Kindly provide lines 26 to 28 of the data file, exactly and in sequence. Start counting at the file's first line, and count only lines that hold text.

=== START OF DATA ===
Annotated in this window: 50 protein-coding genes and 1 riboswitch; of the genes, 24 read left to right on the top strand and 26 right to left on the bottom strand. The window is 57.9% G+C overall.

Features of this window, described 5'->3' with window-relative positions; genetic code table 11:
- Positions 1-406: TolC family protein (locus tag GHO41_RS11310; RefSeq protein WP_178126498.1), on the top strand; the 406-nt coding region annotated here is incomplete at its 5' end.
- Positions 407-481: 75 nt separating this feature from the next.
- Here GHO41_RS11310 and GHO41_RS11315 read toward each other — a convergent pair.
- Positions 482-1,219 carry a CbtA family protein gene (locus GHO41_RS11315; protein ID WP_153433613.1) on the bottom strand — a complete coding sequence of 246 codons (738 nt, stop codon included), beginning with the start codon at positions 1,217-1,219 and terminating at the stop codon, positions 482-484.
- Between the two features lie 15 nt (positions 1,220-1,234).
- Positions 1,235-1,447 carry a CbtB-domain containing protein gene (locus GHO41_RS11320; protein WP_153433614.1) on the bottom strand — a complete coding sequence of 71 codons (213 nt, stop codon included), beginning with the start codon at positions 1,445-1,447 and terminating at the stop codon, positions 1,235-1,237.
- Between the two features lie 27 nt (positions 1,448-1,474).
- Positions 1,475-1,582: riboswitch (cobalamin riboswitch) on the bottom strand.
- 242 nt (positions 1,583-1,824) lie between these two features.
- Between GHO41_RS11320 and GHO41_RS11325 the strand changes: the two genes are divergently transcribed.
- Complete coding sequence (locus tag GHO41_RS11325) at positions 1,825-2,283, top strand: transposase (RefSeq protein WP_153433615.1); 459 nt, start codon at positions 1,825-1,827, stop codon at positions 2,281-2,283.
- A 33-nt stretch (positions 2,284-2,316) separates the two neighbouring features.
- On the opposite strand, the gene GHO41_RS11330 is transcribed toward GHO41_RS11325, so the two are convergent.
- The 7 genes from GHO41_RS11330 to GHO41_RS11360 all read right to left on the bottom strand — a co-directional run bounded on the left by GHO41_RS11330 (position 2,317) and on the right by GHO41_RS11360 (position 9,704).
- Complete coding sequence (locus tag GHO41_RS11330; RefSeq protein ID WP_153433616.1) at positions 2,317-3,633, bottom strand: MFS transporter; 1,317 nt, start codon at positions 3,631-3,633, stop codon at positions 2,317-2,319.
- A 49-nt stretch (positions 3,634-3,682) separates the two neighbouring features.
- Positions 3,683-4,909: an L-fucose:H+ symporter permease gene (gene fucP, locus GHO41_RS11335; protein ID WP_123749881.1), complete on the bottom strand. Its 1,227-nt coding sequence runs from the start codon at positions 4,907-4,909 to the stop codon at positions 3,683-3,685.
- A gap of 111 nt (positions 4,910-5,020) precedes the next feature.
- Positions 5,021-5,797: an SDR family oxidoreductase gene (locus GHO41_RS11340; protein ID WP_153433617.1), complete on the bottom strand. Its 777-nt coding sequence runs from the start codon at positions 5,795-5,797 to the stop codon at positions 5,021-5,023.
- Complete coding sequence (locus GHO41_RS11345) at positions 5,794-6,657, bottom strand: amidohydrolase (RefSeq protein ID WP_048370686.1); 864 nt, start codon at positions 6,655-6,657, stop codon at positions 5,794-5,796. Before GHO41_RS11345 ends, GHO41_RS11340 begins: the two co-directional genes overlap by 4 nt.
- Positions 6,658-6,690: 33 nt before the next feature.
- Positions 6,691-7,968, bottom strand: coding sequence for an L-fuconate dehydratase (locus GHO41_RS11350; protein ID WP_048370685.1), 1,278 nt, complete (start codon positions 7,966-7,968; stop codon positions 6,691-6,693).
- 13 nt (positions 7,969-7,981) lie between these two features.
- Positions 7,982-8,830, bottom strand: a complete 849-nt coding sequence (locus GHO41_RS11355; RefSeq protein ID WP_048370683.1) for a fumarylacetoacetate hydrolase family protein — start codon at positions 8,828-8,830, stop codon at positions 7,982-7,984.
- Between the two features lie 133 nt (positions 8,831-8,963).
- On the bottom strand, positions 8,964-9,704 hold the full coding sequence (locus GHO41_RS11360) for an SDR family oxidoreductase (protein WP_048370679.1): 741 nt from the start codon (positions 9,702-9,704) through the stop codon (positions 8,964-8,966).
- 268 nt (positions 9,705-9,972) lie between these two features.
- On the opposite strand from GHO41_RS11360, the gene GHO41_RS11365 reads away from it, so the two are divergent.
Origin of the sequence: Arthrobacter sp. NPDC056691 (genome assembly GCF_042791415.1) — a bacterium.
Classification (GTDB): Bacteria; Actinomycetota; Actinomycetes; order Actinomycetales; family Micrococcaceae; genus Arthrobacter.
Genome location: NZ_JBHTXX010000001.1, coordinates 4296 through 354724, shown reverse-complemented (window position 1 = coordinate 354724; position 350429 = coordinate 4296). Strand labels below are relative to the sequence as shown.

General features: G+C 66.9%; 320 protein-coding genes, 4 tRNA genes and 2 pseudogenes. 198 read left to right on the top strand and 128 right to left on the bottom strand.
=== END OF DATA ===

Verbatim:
- Positions 7,982-8,830, bottom strand: a complete 849-nt coding sequence (locus GHO41_RS11355; RefSeq protein ID WP_048370683.1) for a fumarylacetoacetate hydrolase family protein — start codon at positions 8,828-8,830, stop codon at positions 7,982-7,984.
- Between the two features lie 133 nt (positions 8,831-8,963).
- On the bottom strand, positions 8,964-9,704 hold the full coding sequence (locus GHO41_RS11360) for an SDR family oxidoreductase (protein WP_048370679.1): 741 nt from the start codon (positions 9,702-9,704) through the stop codon (positions 8,964-8,966).